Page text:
The set of Complex numbers can be used in lots of domains like geometry, vectorial calculations, solving equation with no real solution etc. But what are the uses of split-complex number that can't be done with complex numbers? I think you could do the same works in geometry or vectorial calculation in a "split-complex" plane but what advantages gives us to know that j is a solution of the equation $x^2=1$?

What I've thought so far is that using complex numbers and split-complex numbers together, we can have numbers of the form $a+bi+cj$ so everything that can be done in the complex-plan could be extended to 3 dimensional space by adding a split-complex part.

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    $\begingroup$ Sadly, your idea doesn't work; there are no three-dimensional numbers analogous to the two-dimensional complex numbers. You'll get into trouble when you try to decide what $i\cdot j$ is. William Hamilton famously struggled for many years to try to find a way to make it work before discovering the (four-dimensional) quaternions. $\endgroup$ – MJD Apr 25 '13 at 18:58
  • $\begingroup$ If j is a solution to x²=1, then j is real, so what does cj really add as an extra dimension? $\endgroup$ – imranfat Apr 25 '13 at 19:00
  • $\begingroup$ @imranfat No, here j stands for the elementary unit of split-complex numbers, j≠1 and j≠-1 so j is not real. $\endgroup$ – moray95 Apr 25 '13 at 19:02
  • $\begingroup$ @MJD If you think that multiplying by i is a rotation of π/2, then $ji$ should be i or -1. Using matrix representations of i and j, ij= \begin{pmatrix} 1 & 0\\ 0 & -1 \end{pmatrix}. Which is of course hard to define as a number. $\endgroup$ – moray95 Apr 25 '13 at 19:06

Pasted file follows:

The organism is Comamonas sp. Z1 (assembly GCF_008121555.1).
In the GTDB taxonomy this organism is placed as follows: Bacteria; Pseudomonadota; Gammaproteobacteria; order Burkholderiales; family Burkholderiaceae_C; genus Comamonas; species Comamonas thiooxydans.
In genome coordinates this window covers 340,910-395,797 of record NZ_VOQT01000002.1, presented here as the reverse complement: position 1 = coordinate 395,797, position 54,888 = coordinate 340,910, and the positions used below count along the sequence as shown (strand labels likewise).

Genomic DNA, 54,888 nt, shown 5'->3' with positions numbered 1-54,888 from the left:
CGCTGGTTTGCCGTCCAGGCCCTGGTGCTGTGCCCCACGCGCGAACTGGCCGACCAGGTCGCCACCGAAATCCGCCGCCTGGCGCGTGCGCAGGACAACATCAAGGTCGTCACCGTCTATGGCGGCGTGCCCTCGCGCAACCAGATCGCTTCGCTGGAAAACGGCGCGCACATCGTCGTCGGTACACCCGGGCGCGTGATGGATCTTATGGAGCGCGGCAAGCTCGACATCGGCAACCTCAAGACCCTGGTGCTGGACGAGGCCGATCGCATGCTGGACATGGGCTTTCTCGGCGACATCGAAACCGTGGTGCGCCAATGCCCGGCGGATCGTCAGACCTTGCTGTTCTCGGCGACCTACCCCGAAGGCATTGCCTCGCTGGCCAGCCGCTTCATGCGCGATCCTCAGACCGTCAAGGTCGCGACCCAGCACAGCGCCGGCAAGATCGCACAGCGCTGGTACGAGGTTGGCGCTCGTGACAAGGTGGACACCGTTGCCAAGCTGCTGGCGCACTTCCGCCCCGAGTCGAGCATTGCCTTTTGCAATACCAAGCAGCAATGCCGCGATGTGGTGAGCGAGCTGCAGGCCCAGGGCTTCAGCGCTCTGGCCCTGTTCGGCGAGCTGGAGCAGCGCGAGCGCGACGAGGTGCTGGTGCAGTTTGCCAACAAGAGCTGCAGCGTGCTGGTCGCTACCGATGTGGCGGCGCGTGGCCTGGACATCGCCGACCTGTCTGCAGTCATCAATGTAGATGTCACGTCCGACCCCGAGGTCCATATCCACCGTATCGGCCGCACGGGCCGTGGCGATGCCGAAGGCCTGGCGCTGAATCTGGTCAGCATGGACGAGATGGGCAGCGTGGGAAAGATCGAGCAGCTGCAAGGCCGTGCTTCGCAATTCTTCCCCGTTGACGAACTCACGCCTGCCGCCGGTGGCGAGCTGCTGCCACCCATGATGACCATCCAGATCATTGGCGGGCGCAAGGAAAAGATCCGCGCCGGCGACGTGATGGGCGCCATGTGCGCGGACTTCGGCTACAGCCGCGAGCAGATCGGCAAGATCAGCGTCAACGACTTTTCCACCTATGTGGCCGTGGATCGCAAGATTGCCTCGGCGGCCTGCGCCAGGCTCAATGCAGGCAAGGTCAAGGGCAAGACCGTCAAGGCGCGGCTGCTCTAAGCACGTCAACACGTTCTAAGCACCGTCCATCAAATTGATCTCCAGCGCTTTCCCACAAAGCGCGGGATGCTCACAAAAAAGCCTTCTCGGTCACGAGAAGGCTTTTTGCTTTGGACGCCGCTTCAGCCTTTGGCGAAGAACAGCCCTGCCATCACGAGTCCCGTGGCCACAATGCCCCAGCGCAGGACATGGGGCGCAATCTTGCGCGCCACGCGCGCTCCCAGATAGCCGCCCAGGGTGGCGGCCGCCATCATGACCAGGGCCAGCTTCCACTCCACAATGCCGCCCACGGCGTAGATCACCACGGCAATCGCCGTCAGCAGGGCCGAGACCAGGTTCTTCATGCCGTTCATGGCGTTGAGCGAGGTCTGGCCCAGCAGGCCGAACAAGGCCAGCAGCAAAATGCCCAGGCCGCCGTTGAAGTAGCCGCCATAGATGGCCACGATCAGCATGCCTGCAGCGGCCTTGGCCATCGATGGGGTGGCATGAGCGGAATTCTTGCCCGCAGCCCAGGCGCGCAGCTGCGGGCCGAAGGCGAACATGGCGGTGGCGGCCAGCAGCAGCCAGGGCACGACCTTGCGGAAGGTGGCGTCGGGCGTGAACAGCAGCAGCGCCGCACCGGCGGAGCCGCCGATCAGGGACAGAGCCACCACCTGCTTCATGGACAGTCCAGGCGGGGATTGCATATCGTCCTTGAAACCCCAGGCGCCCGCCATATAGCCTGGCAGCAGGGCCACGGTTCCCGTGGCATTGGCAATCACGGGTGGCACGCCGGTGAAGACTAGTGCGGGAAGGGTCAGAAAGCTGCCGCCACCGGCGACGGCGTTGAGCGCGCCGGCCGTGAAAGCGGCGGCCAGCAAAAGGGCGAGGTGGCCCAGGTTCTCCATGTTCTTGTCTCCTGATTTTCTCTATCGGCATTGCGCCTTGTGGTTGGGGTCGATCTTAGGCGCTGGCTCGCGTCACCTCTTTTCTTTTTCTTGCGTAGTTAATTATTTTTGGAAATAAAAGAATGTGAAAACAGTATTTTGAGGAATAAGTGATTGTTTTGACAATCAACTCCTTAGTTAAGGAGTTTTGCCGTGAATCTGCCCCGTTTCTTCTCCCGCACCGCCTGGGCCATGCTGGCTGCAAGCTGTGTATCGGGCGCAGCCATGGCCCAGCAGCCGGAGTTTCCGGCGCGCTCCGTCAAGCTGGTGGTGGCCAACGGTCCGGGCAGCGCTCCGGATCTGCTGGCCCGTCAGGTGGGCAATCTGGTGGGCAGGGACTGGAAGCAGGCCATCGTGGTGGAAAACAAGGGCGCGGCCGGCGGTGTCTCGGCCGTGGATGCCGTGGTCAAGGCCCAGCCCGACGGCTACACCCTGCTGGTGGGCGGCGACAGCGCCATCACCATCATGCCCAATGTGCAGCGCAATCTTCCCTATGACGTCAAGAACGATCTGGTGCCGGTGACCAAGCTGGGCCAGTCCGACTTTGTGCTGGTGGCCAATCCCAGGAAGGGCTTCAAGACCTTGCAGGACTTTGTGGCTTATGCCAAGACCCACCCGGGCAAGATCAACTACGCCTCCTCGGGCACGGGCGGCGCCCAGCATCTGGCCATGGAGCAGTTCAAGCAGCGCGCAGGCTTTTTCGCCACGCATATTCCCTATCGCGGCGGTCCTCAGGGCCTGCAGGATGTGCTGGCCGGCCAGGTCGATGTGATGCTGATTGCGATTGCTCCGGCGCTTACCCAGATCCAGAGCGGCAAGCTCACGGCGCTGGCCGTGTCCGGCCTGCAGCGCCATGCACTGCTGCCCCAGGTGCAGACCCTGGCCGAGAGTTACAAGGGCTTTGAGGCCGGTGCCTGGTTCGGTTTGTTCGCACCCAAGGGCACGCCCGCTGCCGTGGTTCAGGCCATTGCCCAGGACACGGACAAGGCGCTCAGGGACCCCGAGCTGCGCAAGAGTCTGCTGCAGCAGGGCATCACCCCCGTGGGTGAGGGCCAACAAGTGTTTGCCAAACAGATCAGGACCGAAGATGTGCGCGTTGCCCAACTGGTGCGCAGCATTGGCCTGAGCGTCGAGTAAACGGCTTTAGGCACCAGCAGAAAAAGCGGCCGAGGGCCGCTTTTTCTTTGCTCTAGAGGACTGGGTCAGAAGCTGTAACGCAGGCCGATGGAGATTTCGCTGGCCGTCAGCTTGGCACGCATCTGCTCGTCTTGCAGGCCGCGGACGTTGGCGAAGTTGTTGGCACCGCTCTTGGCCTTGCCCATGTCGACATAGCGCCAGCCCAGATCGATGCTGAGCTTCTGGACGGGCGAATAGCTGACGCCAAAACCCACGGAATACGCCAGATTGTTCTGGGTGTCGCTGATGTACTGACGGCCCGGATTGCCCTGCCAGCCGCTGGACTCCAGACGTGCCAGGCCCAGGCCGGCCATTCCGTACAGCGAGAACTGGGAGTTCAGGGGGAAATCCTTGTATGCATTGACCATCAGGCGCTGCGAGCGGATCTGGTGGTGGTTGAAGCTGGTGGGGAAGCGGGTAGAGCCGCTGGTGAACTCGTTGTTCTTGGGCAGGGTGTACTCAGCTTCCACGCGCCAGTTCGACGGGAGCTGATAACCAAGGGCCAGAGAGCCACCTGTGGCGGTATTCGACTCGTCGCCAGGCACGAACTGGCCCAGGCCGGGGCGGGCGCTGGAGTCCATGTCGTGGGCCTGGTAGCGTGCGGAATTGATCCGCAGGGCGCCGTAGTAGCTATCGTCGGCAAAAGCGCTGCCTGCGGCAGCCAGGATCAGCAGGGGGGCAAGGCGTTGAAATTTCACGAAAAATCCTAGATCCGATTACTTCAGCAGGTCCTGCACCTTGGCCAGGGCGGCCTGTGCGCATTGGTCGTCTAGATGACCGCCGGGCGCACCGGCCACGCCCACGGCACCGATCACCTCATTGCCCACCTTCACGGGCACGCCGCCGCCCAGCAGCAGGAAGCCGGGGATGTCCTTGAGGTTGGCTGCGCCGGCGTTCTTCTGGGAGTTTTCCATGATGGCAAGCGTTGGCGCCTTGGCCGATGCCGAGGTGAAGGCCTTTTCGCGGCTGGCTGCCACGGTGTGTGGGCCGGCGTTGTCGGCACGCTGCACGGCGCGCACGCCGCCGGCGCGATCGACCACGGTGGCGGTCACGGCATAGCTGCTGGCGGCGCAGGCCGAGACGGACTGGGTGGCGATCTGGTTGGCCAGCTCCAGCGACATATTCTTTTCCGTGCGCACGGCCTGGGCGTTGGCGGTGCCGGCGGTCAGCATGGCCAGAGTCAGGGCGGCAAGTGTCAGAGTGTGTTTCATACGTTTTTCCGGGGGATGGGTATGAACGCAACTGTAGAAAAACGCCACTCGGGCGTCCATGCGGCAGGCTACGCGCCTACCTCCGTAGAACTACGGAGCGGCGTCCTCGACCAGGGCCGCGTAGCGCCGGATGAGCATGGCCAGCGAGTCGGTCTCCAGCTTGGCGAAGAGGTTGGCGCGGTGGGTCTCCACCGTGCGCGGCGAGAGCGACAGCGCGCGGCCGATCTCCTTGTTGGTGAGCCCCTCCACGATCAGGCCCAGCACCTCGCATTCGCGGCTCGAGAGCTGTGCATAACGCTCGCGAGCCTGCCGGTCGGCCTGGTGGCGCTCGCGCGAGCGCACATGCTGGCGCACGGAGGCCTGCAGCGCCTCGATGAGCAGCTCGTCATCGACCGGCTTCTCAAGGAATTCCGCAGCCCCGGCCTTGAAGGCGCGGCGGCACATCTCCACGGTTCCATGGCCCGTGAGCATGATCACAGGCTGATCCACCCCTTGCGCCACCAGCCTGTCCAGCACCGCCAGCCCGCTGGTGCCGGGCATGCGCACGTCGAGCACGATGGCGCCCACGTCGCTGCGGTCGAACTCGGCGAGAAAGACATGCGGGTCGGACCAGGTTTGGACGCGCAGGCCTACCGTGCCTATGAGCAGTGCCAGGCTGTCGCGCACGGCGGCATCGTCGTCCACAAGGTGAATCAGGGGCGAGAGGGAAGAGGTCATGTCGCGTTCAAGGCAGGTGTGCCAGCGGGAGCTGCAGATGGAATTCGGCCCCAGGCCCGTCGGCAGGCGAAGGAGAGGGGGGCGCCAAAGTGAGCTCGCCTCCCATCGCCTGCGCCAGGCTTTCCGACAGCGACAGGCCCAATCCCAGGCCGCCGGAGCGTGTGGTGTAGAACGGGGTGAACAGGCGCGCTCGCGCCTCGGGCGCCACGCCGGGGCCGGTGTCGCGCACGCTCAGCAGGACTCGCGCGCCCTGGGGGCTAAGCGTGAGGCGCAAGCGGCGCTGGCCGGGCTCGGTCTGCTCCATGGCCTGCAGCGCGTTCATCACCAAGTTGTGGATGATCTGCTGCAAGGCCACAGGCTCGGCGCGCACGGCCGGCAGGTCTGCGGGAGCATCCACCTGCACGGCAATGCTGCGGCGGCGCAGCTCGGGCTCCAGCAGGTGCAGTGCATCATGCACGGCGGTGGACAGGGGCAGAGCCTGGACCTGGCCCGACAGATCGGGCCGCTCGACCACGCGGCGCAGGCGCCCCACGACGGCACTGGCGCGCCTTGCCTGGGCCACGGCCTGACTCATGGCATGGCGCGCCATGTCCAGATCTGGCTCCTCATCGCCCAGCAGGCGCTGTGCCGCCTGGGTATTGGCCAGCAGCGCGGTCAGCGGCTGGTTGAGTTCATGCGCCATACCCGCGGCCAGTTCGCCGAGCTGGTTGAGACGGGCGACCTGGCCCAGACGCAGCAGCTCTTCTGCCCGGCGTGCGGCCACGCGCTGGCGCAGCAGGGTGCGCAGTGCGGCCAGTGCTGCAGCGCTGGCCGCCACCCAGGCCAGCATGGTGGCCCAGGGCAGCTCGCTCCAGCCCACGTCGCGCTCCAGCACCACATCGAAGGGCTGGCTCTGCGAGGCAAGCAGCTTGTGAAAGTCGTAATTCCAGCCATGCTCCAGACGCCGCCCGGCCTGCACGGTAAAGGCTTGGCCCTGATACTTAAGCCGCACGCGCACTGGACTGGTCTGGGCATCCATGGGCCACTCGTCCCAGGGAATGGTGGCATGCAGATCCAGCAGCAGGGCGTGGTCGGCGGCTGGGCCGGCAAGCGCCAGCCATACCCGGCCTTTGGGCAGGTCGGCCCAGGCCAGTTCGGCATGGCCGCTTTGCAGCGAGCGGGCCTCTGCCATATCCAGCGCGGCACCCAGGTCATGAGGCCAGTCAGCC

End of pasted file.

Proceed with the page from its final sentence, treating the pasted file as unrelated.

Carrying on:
• $\begingroup$ It seems like you want $i=\begin{pmatrix}0&1\\-1&0\end{pmatrix}$ and $j=\begin{pmatrix}0&1\\1&0\end{pmatrix}$. But if you do that, then $i+j=\begin{pmatrix}0&2\\0&0\end{pmatrix}$ and then you get $i+j\ne 0$ but $(i+j)^2 = 0$, which isn't very much like numbers any more. $\endgroup$ – MJD Apr 25 '13 at 20:18

I think the known uses of split-complex numbers are probably going to be addressed by the Wiki page which MJD linked in the comments above, and other "fan pages" on the internet. So, I wanted to address this question in the post:

But what are the uses of split-complex number that can't be done with complex numbers?

In Clifford algebra (or geometric algebra, as called by a small segment of the population that uses them) these two algebras are used to encode the geometry of $\Bbb R$ under two different geometries.

The long story short is that a bilinear form gives rise to a geometry on a vector space. The "signature" of a real bilinear form determines its basic character, and since there are lots of forms with different signatures, you get different geometries.

The complex numbers study $\Bbb R$ with a bilinear form $B(x,y)=-xy$.

For the split-complex numbers, the bilinear form on $\Bbb R$ is just $B(x,y)=xy$.

The quaternions study $\Bbb R\oplus \Bbb R$ with the bilinear form $B((x_1,x_2),(y_1,y_2))=x_1y_1-x_2y_2$.


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